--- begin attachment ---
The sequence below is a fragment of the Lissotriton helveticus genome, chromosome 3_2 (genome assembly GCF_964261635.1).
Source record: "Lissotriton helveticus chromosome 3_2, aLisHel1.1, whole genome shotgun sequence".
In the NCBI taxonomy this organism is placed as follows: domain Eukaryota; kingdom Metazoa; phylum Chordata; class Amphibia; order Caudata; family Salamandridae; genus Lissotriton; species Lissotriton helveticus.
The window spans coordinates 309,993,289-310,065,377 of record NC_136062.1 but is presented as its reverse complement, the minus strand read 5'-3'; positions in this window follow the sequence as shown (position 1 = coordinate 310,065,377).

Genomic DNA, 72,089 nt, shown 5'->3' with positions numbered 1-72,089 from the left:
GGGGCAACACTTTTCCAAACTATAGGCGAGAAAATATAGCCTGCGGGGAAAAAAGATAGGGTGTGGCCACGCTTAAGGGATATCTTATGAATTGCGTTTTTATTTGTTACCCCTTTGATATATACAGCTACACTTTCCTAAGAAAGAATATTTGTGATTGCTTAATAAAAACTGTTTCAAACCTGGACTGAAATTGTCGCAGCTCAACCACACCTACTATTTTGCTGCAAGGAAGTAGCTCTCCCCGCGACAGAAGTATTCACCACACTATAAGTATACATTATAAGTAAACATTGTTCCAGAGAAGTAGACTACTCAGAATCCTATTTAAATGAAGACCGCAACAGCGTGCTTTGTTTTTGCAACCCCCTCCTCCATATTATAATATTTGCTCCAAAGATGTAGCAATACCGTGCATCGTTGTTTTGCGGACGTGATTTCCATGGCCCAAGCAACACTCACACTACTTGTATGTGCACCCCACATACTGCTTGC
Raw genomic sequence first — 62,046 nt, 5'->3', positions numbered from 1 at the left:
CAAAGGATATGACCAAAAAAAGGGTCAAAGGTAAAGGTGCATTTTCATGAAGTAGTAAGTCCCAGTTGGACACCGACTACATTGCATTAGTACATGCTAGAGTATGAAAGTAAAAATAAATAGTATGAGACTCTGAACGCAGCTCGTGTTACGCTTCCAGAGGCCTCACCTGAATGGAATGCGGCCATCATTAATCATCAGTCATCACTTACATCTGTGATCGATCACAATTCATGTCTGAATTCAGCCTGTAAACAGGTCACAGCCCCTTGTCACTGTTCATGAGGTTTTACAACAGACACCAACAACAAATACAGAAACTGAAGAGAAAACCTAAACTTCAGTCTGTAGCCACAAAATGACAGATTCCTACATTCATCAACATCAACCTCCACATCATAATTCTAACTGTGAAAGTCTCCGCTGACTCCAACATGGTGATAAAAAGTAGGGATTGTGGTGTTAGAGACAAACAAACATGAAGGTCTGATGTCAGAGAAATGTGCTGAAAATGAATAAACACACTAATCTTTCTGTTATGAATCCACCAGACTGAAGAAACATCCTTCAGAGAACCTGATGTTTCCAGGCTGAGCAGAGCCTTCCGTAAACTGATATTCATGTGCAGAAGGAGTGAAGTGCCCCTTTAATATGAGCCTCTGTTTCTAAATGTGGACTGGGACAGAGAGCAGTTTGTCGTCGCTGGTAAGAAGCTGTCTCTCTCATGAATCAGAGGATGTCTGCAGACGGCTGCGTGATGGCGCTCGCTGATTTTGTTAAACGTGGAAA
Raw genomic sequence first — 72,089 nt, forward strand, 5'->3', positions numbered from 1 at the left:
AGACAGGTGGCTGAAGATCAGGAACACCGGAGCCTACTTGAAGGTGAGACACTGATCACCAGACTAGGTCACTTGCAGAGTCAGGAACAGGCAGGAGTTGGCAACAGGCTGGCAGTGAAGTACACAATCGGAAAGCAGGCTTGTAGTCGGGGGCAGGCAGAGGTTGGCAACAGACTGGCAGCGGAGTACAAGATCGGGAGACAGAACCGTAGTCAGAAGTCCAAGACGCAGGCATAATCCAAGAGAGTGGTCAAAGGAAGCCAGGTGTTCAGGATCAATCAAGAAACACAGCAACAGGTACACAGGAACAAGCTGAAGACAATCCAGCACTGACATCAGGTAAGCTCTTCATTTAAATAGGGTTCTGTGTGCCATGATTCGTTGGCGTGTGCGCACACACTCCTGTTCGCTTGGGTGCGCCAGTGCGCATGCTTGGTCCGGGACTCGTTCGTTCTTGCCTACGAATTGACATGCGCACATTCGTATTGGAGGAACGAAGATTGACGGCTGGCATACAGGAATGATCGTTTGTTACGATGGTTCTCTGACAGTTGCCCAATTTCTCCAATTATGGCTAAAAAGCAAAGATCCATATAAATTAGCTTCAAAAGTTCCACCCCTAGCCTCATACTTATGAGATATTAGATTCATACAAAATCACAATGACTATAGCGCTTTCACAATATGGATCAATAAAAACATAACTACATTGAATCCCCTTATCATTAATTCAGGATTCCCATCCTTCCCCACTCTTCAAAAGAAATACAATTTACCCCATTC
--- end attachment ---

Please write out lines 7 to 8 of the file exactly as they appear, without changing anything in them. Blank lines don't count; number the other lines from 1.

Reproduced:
Raw genomic sequence first — 62,046 nt, 5'->3', positions numbered from 1 at the left:
CAAAGGATATGACCAAAAAAAGGGTCAAAGGTAAAGGTGCATTTTCATGAAGTAGTAAGTCCCAGTTGGACACCGACTACATTGCATTAGTACATGCTAGAGTATGAAAGTAAAAATAAATAGTATGAGACTCTGAACGCAGCTCGTGTTACGCTTCCAGAGGCCTCACCTGAATGGAATGCGGCCATCATTAATCATCAGTCATCACTTACATCTGTGATCGATCACAATTCATGTCTGAATTCAGCCTGTAAACAGGTCACAGCCCCTTGTCACTGTTCATGAGGTTTTACAACAGACACCAACAACAAATACAGAAACTGAAGAGAAAACCTAAACTTCAGTCTGTAGCCACAAAATGACAGATTCCTACATTCATCAACATCAACCTCCACATCATAATTCTAACTGTGAAAGTCTCCGCTGACTCCAACATGGTGATAAAAAGTAGGGATTGTGGTGTTAGAGACAAACAAACATGAAGGTCTGATGTCAGAGAAATGTGCTGAAAATGAATAAACACACTAATCTTTCTGTTATGAATCCACCAGACTGAAGAAACATCCTTCAGAGAACCTGATGTTTCCAGGCTGAGCAGAGCCTTCCGTAAACTGATATTCATGTGCAGAAGGAGTGAAGTGCCCCTTTAATATGAGCCTCTGTTTCTAAATGTGGACTGGGACAGAGAGCAGTTTGTCGTCGCTGGTAAGAAGCTGTCTCTCTCATGAATCAGAGGATGTCTGCAGACGGCTGCGTGATGGCGCTCGCTGATTTTGTTAAACGTGGAAA